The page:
Published: May 4, 2016
You’ve documented your content strategy. You perfect the design and user experience. You just finished and launched a two month long project to take your website from dated to industry leading.
Yet, despite all your best efforts and excitement, the buzz you feel thanks to a new website that finally reflects your brand experience is quickly dampened by a print letter titled ‘ADA Compliance Issues.’
What is ADA Compliance?
Many people with disabilities use “assistive technology” to enable them to use computers and access the Internet. Blind people who cannot see computer monitors may use screen readers – devices that speak the text that normally appears on a monitor. People who have difficulty using a computer mouse can use voice recognition software to control their computers with verbal commands. People with other types of disabilities may use other kinds of assistive technology. New and innovative assistive technologies are introduced every day.
“The Americans with Disabilities Act (ADA), passed in 1990, is civil rights legislation governed by the Department of Justice. The goal of this law is to make sure that people with disabilities can have an equal opportunity to participate in programs, services, and activities. There are two major sections in the ADA that may apply to web accessibility. These are:
- Title II, which states that communications with persons with disabilities must be “as effective as communications with others” [28 C.F.R. ss 35.160 (a)] and
- Title III, which deals with public accommodation of people with disabilities.”
Why It Matters to You
Accessibility is an important consideration when it comes to creating a valuable user experience. Section 508 and the WCAG 2.0 guidelines offer a set of criteria to ensure the greatest access to the largest group of people. On top of a desire to create an optimal user experience for everyone, websites that do not comply with these recommendations are at a greater risk for legal action because of it. There are various levels of ADA compliance (like A, AA, or AAA compliance). In any case, however, here are a few general guidelines to see where you stand:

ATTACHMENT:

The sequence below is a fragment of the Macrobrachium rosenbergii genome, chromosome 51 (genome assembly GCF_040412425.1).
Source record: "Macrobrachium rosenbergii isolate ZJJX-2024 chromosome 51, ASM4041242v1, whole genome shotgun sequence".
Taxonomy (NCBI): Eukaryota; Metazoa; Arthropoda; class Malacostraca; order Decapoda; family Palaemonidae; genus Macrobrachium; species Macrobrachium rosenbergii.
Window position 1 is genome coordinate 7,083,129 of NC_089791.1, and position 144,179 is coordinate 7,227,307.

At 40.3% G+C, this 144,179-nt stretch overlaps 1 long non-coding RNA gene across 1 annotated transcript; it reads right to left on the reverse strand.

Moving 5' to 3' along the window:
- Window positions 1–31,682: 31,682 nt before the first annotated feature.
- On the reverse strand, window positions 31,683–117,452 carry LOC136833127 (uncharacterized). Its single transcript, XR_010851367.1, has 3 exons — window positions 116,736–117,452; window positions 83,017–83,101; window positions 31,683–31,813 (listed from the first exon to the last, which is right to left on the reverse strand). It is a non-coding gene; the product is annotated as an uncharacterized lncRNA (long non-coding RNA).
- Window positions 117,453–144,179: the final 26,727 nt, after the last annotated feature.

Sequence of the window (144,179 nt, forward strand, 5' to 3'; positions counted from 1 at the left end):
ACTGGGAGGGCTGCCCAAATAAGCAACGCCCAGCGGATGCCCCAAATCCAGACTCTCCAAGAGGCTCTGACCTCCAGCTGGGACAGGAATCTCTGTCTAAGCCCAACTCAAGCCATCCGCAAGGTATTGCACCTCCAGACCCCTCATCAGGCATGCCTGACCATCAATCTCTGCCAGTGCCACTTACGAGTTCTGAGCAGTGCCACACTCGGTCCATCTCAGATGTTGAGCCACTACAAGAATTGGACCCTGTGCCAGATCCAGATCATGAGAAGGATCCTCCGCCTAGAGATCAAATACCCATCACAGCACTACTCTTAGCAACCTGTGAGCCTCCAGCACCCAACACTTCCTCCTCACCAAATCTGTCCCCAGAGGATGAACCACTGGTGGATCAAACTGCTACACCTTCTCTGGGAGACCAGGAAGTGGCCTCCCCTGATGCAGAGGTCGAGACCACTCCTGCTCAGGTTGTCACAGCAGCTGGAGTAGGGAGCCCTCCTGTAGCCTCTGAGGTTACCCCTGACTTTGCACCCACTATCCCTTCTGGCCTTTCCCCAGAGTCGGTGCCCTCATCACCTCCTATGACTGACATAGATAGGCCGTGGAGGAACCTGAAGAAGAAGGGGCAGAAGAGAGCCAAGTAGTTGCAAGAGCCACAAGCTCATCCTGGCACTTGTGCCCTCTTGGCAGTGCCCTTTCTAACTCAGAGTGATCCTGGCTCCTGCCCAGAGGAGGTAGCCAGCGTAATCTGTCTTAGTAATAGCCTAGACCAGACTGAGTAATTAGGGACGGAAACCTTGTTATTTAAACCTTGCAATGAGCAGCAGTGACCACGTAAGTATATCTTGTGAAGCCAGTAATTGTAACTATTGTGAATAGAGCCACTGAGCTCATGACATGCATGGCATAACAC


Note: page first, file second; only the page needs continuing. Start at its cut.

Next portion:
Step One: Run tests for accessibility compliance using a tool like WAVE and make subsequent fixes.
Step Two: Understand the priorities for accessibility fixes in any and all of your website, above and beyond just the corporate site.
Step Three: As it relates to the ADA standards and WCAG 2.0 guidelines, it is important to consider current agreements and software as a service (SaaS) licenses to ensure compliance with ADA and accessibility guidelines. While we can’t guarantee website accessibility and compliance, we strongly urge you to reevaluate current third party vendors, applications, and processes beyond the site you control.
While the information provided here should not be inferred to be legal advice, Envano has experience helping our clients with ADA compliance and other accessibility features. Fill out our contact form and let’s chat!